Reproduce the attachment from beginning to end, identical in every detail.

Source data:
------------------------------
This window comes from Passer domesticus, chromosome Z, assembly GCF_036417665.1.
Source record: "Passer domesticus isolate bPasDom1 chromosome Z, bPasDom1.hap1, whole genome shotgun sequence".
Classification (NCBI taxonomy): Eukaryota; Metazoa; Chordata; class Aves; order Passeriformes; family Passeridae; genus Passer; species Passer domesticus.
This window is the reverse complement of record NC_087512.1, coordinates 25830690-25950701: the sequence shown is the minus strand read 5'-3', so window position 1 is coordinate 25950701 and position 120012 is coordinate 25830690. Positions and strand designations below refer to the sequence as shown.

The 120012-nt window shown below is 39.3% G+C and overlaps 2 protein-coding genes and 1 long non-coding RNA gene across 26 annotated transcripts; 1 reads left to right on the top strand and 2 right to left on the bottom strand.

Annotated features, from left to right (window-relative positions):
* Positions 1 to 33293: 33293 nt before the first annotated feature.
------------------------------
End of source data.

This window comes from Passer domesticus, chromosome Z, assembly GCF_036417665.1.
Source record: "Passer domesticus isolate bPasDom1 chromosome Z, bPasDom1.hap1, whole genome shotgun sequence".
Classification (NCBI taxonomy): Eukaryota; Metazoa; Chordata; class Aves; order Passeriformes; family Passeridae; genus Passer; species Passer domesticus.
This window is the reverse complement of record NC_087512.1, coordinates 25830690-25950701: the sequence shown is the minus strand read 5'-3', so window position 1 is coordinate 25950701 and position 120012 is coordinate 25830690. Positions and strand designations below refer to the sequence as shown.

The 120012-nt window shown below is 39.3% G+C and overlaps 2 protein-coding genes and 1 long non-coding RNA gene across 26 annotated transcripts; 1 reads left to right on the top strand and 2 right to left on the bottom strand.

Annotated features, from left to right (window-relative positions):
* Positions 1 to 33293: 33293 nt before the first annotated feature.